10 years later.. Remembering my first clinical patient

  1. I still remember my first clinical patient well. I was a brand new nursing student, never having touched a patient before starting school, and now she was in my care. She was elderly, although I don't remember her exact age.

    10 years later.. Remembering my first clinical patient

    She had a past medical history list longer than my care plans, everything that could go wrong for this woman had. End stage renal disease on hemo-dialysis. Hypertension, hyperlipidemia, hypereverything as I recall. And of course depression. Always depression.

    I remember reading an article on the amount of depression that goes undiagnosed. It's a staggering number of people. This poor woman, cut in pieces, only her brain still working as it should. Lying in a bed. No family. No friends. Medical people were only only connection left to the real world. Who was I to interfere with this process?

    As I came to learn over those two days with this women. A student was exactly what she needed. My instructor, an Irish woman with a voice that carried like she was a Greek goddess of old. Would bellow across the unit to her students, "Have you gone in the room yet... I will chase you in there if you don't go now"!!!... This woman changed my life this week and the six that followed. Here's what happened...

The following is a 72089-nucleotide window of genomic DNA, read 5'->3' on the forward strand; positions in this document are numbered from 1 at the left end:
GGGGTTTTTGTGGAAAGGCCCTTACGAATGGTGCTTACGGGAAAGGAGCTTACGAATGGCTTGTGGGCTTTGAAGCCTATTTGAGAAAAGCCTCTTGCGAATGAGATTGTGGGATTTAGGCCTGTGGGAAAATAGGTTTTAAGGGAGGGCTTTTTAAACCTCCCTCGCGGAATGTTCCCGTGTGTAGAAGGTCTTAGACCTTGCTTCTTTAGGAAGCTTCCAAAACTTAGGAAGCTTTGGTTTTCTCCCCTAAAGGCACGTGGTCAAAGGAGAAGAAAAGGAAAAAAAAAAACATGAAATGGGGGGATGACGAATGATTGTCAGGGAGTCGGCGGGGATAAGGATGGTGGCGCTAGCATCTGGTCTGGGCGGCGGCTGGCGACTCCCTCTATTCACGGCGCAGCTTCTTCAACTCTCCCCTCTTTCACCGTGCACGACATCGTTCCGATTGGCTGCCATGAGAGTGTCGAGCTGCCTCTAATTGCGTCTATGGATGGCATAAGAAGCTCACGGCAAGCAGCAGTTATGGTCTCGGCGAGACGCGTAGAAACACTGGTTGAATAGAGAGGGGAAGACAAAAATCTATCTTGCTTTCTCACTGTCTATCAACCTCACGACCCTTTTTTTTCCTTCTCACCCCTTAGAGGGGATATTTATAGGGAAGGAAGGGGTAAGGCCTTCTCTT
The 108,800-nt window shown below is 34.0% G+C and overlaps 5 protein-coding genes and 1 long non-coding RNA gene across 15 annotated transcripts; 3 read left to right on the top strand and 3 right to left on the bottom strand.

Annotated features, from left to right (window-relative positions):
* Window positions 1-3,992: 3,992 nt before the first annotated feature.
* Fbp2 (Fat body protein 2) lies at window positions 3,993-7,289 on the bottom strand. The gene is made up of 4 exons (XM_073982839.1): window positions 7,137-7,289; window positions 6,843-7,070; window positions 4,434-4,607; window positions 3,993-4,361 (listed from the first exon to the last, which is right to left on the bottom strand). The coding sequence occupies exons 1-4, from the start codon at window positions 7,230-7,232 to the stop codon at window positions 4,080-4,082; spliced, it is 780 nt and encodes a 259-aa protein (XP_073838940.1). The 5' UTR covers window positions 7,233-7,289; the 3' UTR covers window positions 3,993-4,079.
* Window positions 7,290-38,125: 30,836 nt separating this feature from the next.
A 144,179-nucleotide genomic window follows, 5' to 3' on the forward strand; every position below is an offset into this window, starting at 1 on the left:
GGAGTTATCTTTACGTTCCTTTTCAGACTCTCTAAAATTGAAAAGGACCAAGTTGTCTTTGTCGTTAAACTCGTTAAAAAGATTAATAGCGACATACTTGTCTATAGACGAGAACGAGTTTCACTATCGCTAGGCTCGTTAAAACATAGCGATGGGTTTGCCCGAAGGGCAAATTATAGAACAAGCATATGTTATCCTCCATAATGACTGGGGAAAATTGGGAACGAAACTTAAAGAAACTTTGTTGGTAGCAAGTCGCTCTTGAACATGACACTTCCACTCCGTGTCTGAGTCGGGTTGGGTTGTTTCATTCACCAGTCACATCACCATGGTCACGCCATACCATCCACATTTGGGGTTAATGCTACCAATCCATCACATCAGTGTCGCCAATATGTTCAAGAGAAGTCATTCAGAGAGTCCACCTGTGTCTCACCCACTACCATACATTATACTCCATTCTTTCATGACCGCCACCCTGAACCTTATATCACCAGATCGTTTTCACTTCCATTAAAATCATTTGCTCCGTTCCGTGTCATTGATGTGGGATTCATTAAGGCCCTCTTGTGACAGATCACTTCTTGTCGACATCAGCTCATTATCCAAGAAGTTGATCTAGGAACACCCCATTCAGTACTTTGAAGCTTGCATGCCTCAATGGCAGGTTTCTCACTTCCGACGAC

I started the week reading the laundry list of problems with this woman, and immediately broke into a sweat. Half of these words I couldn't even pronounce, let alone define. In those days we wrote our care plans the night before clinical, and I had worked so hard on mine. Still I was sure I wasn't ready. How would I get her out of bed. She's non-verbal, how will we communicate?? Incentive spirometer?? Riiiiigghhtttt... I was petrified.

    So I did what any well abled nursing student would do. I didn't go in the room, instead ran circles around the unit. ducked in and out of the room. Vitals already done, oh well. Assessment not done, she was sleeping. Residents reading x-rays, that looks like more fun. Then I got caught.

    "Go into the room yet", she asked.